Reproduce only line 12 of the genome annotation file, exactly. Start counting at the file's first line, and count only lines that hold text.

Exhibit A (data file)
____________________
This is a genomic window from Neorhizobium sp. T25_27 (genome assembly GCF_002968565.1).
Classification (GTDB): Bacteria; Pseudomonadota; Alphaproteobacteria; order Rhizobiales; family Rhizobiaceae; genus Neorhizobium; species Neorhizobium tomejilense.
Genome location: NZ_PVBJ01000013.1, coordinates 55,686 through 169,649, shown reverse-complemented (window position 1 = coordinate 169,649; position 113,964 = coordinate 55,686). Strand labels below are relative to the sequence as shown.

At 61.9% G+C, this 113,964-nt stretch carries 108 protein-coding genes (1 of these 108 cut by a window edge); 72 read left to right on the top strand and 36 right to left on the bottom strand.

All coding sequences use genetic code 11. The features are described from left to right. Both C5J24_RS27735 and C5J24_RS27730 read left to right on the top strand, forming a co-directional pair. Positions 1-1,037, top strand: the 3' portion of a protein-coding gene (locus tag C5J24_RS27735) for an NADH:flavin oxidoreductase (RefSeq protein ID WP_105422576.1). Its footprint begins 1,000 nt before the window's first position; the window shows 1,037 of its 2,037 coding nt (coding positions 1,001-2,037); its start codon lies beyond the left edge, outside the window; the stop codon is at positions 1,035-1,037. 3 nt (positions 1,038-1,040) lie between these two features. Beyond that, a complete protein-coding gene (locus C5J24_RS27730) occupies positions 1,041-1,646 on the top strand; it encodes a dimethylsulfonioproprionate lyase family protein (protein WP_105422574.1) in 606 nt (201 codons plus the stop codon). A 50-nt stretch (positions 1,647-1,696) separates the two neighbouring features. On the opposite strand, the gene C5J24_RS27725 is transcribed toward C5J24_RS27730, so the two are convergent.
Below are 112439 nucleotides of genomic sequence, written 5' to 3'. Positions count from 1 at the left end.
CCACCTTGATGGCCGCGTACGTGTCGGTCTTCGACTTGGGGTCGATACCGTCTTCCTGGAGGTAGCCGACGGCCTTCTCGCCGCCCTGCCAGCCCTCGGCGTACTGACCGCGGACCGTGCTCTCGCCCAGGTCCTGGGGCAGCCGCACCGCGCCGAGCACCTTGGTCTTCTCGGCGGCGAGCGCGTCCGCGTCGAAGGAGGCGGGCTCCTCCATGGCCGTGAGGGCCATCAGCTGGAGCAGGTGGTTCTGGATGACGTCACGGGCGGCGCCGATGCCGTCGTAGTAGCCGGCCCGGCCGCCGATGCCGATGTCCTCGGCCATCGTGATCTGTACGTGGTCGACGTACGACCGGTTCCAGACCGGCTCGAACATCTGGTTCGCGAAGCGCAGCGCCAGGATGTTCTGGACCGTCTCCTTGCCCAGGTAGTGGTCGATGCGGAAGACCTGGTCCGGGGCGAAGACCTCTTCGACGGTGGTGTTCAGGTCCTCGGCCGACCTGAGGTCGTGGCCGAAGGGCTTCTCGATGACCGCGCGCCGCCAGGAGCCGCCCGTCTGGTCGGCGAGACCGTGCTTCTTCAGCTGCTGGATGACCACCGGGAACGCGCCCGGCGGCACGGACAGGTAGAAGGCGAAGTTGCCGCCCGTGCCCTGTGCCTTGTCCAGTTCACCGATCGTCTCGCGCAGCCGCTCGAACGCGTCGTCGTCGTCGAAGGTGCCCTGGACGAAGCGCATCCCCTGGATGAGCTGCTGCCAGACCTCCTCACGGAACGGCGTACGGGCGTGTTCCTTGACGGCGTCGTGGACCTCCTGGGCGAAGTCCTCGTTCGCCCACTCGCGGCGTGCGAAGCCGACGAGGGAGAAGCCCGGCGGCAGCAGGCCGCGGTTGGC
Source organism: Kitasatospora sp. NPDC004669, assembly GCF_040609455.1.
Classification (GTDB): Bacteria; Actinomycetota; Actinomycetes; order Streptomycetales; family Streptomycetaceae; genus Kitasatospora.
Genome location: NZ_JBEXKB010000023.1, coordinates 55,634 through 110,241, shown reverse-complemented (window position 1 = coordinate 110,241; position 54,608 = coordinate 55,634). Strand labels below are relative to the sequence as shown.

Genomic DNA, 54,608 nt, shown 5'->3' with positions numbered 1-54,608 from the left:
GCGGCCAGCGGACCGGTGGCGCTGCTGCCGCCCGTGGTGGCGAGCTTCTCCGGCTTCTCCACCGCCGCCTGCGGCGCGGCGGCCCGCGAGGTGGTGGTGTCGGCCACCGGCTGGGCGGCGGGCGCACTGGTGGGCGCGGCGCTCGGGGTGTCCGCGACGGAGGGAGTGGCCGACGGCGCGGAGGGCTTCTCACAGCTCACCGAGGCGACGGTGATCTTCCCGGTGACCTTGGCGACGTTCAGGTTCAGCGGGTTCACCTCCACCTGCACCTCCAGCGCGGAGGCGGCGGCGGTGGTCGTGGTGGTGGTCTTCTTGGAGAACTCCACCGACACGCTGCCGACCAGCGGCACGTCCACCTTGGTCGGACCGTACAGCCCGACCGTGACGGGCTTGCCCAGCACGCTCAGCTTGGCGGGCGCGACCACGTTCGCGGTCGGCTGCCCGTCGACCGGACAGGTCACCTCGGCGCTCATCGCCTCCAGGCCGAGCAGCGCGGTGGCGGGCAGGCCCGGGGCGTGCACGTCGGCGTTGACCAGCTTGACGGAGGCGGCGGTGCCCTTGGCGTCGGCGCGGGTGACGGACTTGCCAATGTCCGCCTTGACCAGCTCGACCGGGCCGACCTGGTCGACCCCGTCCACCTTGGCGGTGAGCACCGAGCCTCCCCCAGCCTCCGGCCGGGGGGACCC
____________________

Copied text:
GCGGCCAGCGGACCGGTGGCGCTGCTGCCGCCCGTGGTGGCGAGCTTCTCCGGCTTCTCCACCGCCGCCTGCGGCGCGGCGGCCCGCGAGGTGGTGGTGTCGGCCACCGGCTGGGCGGCGGGCGCACTGGTGGGCGCGGCGCTCGGGGTGTCCGCGACGGAGGGAGTGGCCGACGGCGCGGAGGGCTTCTCACAGCTCACCGAGGCGACGGTGATCTTCCCGGTGACCTTGGCGACGTTCAGGTTCAGCGGGTTCACCTCCACCTGCACCTCCAGCGCGGAGGCGGCGGCGGTGGTCGTGGTGGTGGTCTTCTTGGAGAACTCCACCGACACGCTGCCGACCAGCGGCACGTCCACCTTGGTCGGACCGTACAGCCCGACCGTGACGGGCTTGCCCAGCACGCTCAGCTTGGCGGGCGCGACCACGTTCGCGGTCGGCTGCCCGTCGACCGGACAGGTCACCTCGGCGCTCATCGCCTCCAGGCCGAGCAGCGCGGTGGCGGGCAGGCCCGGGGCGTGCACGTCGGCGTTGACCAGCTTGACGGAGGCGGCGGTGCCCTTGGCGTCGGCGCGGGTGACGGACTTGCCAATGTCCGCCTTGACCAGCTCGACCGGGCCGACCTGGTCGACCCCGTCCACCTTGGCGGTGAGCACCGAGCCTCCCCCAGCCTCCGGCCGGGGGGACCC